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Original Article

Comorbidity-Polypharmacy Score Predicts Readmissions and in- Hospital Mortality: A Six-Hospital Health Network Experience
Authors: Julia C Tolentino, Jill C Stoltzfus, Riley Harris, Amanda Mazza, Dan Foltz, Peter Deringer, Joseph V Sakran, Robert Menak, Alaa-Eldin A Mira, Michelle Nguyen, Susan D Moffatt-Bruce, Timothy Huerta, Thomas J Papadimos and Stanislaw P Stawicki*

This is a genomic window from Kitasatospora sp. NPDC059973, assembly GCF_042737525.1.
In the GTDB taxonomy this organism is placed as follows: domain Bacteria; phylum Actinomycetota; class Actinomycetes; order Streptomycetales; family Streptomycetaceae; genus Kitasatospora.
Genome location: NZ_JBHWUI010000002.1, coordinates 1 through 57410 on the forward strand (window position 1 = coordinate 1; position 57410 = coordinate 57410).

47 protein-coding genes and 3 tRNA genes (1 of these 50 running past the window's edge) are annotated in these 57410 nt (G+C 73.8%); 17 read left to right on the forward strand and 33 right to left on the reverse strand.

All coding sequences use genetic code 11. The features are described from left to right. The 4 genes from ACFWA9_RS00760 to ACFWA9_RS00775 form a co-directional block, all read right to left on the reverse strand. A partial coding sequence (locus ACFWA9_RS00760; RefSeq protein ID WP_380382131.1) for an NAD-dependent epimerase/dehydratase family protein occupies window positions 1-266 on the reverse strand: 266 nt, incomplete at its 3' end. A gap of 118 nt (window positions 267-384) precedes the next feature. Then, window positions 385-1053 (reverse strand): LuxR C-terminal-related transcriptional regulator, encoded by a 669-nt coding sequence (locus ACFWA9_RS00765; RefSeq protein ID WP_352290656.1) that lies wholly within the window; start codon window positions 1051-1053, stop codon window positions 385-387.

Introduction: The comorbidity-polypharmacy score (CPS) is a simple sum of pre-admission medications and comorbid conditions. Previous studies show that CPS correlates with morbidity, mortality, readmissions, adverse events, and acuity level determinations in various patient populations. The aim of this study is to determine the behavior of CPS across a large sample of medicalsurgical patients, inclusive of all age ranges. We hypothesized that CPS will be associated with readmissions, mortality, and hospital length of stay. Methods: We performed an IRB-exempt study of patients admitted to a sixhospital network between Jul 2014-Dec 2014. Variables analyzed included demographics (age, gender); polypharmacy data (number of pre-admission medications); comorbid conditions (all “pre-existing” conditions on admission); hospital length of stay (HLOS); need for ICU; discharge to home versus nursing facility; and mortality. Descriptive and univariate analyses were performed using 3-point CPS increments, with mortality, readmissions, and HLOS as primary end-points. Subsequent multivariate analyses were performed for variables reaching significance level of p<0.10 in univariate analyses. SPSS 18 Statistics (IBM, Armonk, NY) was used, with statistical significance set at α < 0.01 due to multiple comparisons. Results: A total of 20,644 medical-surgical patients were studied. In univariate analyses, CPS was significantly associated with patient age, gender, length of stay, readmission, discharge destination, ICU requirement, and mortality (all, p<0.001). On multivariate analyses, factors independently associated with mortality included age (OR 1.03 per year); CPS (OR 1.05 per unit); and need for ICU (OR 21.9). Factors independently associated with readmission included age (OR 1.01 per year) and CPS (OR 1.04 per unit). ICU stay was not a predictor of readmission after correcting for index admission mortality. Conclusions: We found that CPS is independently associated with readmissions and mortality across all age groups. Further research in this area is warranted, with focus on CPS as a potential frailty indicator, as well as contributions of specific comorbidities and/or medication classes to the overall risk of mortality or readmission. CPS appears to provide a reasonable platform for patient risk stratification based on easily obtainable clinical data inputs.

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